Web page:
Beets.  Beautiful, colorful beets.  My whole family loves beets in just about any form they can get them.  Roasted, boiled, pickled it doesn't matter they love beets.  We love beets so much we like to have some on hand so we can eat them even when it is not beet season.  We pickle a lot of beets every years but sometime you want a beet that is not pickled and it's out of season.  That's when you go for the dehydrated beets.  I like to rehydrate them, drizzle them with olive oil and roast them.  Or sometimes I take the dried beets and grind them to use them for flavoring or coloring in other recipes.  They are also great just dry with a little dip if you slice them thin enough.  Your imagination is the only limitation with dehydrated beets. 


Here's what you need for drying beets:

  • beets - this is a great way to store those that are less than perfect looking or need to be used quickly. 
  • a dehydrator or oven
  • paring knife or a slicer if your fingers are feeling lucky today
  • A pot large enough to hold your beets and cover them with water.  Or you may have to work in batches if there are a lot of them.  I try to process them in one form or another as I harvest them
  • a colander and ice - optional just make it faster to cool beets and easier to handle them.
  • A dehydrator -

That's pretty much all you need so let's get started. 

Step 1: Wash beets and cut tops off

Step 2:  Place beets in pot large enough so you can cover with water and bring to a boil


Step 3:  Cook until beets are fork tender and peels easily come loose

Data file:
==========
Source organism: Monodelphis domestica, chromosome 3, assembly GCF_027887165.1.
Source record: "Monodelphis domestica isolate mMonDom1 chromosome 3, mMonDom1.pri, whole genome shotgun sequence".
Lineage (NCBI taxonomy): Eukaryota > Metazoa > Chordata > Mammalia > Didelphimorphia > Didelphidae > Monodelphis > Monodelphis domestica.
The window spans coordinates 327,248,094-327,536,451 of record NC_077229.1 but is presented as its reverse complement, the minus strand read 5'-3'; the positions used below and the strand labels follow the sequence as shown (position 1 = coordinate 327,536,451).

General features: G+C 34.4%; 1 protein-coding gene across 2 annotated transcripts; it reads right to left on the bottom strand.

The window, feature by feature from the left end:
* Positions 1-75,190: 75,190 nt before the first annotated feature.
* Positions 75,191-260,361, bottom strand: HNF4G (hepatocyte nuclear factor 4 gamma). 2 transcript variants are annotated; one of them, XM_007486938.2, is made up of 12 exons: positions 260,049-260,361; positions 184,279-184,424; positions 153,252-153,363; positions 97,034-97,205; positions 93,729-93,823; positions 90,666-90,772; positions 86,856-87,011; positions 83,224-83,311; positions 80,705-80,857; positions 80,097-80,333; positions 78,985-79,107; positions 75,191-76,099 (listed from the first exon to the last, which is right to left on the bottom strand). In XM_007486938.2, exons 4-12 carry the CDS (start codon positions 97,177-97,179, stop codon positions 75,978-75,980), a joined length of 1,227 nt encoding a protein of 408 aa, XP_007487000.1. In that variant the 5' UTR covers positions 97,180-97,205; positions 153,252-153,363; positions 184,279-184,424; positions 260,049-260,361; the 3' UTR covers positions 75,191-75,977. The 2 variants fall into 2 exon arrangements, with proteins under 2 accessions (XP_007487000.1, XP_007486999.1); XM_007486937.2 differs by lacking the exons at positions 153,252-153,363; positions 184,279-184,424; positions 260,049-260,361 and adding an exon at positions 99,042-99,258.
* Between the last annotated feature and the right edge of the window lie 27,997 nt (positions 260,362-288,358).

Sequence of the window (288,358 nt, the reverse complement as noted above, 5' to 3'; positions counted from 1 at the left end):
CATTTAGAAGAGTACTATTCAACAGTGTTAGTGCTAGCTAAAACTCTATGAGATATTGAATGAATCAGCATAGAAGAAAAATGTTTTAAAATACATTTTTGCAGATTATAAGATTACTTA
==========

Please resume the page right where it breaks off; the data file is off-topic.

Step 4:  Drain and peel (you may want to put ice on it or just allow to sit and cool a bit)


Step 5:  Slice 1/8 or 1/4 inch slices

Step 6: Place on dehydrator tray

Step 6:  Dry at 125 degrees for 9 - 12 hours

Step 7:  Beets should be slightly flexible with a leathery feel  but if you squeeze or pinch them there should be no moisture.


Step 8:  When dry either place in Mason jars for storage or if you have a food sealer you can seal them. 

Step 9:  If you intend the beets for long term storage seal them with your food sealer and then place in a mylar bag and seal or place in the mylar bag unsealed and use an oxygen absorber.

TIP:  They are great for roasting with drizzled olive oil or they can also be used for grinding and adding as coloring and flavoring.  Beets....wonderful beets. 

That's it!  That's all there is to drying your beets.  Now you can reap that harvest all year long.

TIP: Don't forget the water left after cooking your beets can be used for dying material at a later date.  It's not great for cottons but it is great for wools.  Beets will dye cotton just not as vibrant a color as the water after the washings.  See my article on using beets for dying.

Store in a cool dark place.

Want to dehydrate 9 trays of fruits, vegetables, meats and more all at the same time just like Christine does? Go to Excalibur and get your very own Excalibur Dehydrator now.